There are two major differences between the two versions – the deluxe version has larger dice and dry erase boards instead of the disposable paper ones. If you play the game very often, those reusable boards are what make the deluxe game worth the extra money. Oh, and the dry erase boards are actually double sided – so you also get a new variation on the game with the deluxe.

Reasons We Like Quixx

So, why so much excitement in our family about this game? Let me see if I can run through the reasons we like Quixx so much:

  1. It’s very quick to learn the rules and the game play itself is easy to figure out.
  2. Each turn someone roles the dice (you start with 1 each of 4 different colors and 2 white dice)
  3. And each turn everyone is deciding whether to mark off zero, one, or two numbers.
  4. As simple as the game is to play, it really is a thinking game, as you make each of those choices.
  5. The more you play, the more you work on your strategy, and the more fun it becomes.
  6. It’s fun with three people, or fun with more. (We haven’t played it with two, but would imagine it would be fun then, too.)

Quixx Mixx

The second side of the dry erase boards is the “Quixx Mixx” version of the game.  As the name implies, it’s a mixed version of Quixx. The four rows of numbers are still in the same order, but the colors are mixed up. My biggest complaint about the Quixx Mixx version is that the rules on “locking” and scoring aren’t clear, which frustrates some of my family members. We’ve played it with at least three different variations on the rules, as we’ve tried to figure out which are the “right” ones. The biggest recommendation I have for that is that you make sure everyone understands which way those rules are being interpreted.

Game Recommendations

The box recommends the game for ages 8 and up, with up to eight people. We’ve only played it with adults thus far, but I can definitely see older kids enjoying it, too.

So, if you are looking for a new family-friendly game to play, we can certainly recommend Quixx!

Happy playing!

Cathy

Games, Games, Games

I spoke several weeks ago about how fun and learning going hand in hand, and about the importance of games in an educational package.

Games as Good Entertainment

Today I wanted to go more into the value of games for entertainment as well.  I grew up playing games, for which I am quite thankful. And as a result, games are an important part of my family as well. (It would probably be a toss up in our family as to which get given more often as gifts – games or books!) You can see a small sampling of our current game collection in the picture at the top of the post.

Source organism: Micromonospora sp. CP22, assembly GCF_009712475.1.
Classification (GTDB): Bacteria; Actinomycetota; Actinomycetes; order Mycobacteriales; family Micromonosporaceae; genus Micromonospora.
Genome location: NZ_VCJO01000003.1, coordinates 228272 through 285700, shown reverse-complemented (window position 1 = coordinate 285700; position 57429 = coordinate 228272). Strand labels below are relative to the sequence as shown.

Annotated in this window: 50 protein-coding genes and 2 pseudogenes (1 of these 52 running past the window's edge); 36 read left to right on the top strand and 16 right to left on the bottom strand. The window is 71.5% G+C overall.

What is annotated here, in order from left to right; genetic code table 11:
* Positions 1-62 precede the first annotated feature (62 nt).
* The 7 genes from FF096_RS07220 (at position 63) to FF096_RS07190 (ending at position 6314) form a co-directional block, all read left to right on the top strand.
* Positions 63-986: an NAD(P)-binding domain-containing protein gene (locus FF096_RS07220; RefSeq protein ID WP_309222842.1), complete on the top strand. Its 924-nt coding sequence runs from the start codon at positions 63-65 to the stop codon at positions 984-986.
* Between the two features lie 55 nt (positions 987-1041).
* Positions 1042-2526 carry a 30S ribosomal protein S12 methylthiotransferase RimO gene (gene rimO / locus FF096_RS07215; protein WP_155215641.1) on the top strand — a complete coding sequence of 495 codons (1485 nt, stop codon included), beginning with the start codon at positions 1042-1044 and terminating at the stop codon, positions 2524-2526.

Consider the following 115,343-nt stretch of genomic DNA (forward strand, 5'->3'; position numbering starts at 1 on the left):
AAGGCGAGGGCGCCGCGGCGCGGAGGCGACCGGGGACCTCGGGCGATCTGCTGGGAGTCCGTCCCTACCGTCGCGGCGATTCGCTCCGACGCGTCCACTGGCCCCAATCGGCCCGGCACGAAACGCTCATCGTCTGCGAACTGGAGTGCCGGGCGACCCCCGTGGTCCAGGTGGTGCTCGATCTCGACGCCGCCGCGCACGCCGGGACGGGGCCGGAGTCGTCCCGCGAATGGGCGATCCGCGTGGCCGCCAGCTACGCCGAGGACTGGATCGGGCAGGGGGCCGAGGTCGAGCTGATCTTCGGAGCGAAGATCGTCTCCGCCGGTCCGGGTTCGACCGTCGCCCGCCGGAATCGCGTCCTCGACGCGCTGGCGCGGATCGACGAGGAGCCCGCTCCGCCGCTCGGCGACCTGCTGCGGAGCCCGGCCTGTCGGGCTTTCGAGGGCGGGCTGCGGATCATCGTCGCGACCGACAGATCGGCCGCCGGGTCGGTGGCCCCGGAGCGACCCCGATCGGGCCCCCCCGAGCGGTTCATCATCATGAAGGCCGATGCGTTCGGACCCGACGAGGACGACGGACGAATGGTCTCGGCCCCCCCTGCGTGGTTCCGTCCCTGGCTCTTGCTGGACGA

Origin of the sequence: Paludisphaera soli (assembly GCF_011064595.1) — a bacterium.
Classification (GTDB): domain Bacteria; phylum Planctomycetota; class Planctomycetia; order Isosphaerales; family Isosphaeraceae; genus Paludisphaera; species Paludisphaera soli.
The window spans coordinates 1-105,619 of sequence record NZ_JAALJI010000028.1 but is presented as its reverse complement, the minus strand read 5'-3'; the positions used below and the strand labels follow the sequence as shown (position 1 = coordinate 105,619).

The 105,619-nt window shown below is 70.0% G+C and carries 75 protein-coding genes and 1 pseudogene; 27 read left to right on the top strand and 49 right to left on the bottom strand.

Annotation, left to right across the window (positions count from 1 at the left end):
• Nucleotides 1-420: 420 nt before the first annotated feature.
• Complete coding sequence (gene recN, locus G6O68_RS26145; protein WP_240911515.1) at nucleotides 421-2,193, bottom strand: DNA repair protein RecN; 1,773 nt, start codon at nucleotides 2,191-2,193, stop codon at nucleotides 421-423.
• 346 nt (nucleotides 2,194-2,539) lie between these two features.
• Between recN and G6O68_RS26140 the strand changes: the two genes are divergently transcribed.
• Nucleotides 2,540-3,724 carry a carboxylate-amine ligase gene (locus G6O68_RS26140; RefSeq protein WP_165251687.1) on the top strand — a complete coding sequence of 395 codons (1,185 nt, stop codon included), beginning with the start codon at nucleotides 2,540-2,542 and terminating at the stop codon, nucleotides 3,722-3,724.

Family Fun

When we planned our first family reunion (my husband and I, our twelve children, and their various significant others, as well as the grandchildren) – there were two important things to decide after we had settled on the dates and locations – how we were going to do meals and what games we would be bringing. I would say for many of us the games were at least as important as the meals. In fact, generally, if folks weren’t preparing, eating, or cleaning up after a meal – they were probably playing a game. We brought a LARGE Rubbermaid container full of the “must have” games and got through quite a few of them during the three-day reunion.

Every family gathering before and after that reunion has probably included games. Whether it’s the holidays and lots of extra family members are on-site, or just an hour before bedtime and there are several of us in the house with a little time to spare – the main question isn’t will we play a game (or two or three…) but rather, which game(s) we have time to play.

Family Favorites

At different times, we have different family favorites that tend to be played again and again. And in future posts I hope to give more details on some of our current favorites. But for this post I thought I would start by sharing a list of some of the most popular games at our house at this time. (A note of warning, some of our old favorites are becoming harder to get – after one of our favorite game makers, Out of the Box, went out of business a couple of years ago.)

A Wide Variety

We enjoy a wide variety of games in our family – but we generally like ones that require a fair amount of thinking skills/logic. They also need to have a bit of luck worked in, or the same person would tend to win all the time, and what’s the fun in that! Generally we prefer games that are quick to learn, but that is not the case with all of these. We also have a variety based on how many people can play at a time and what personal preferences include.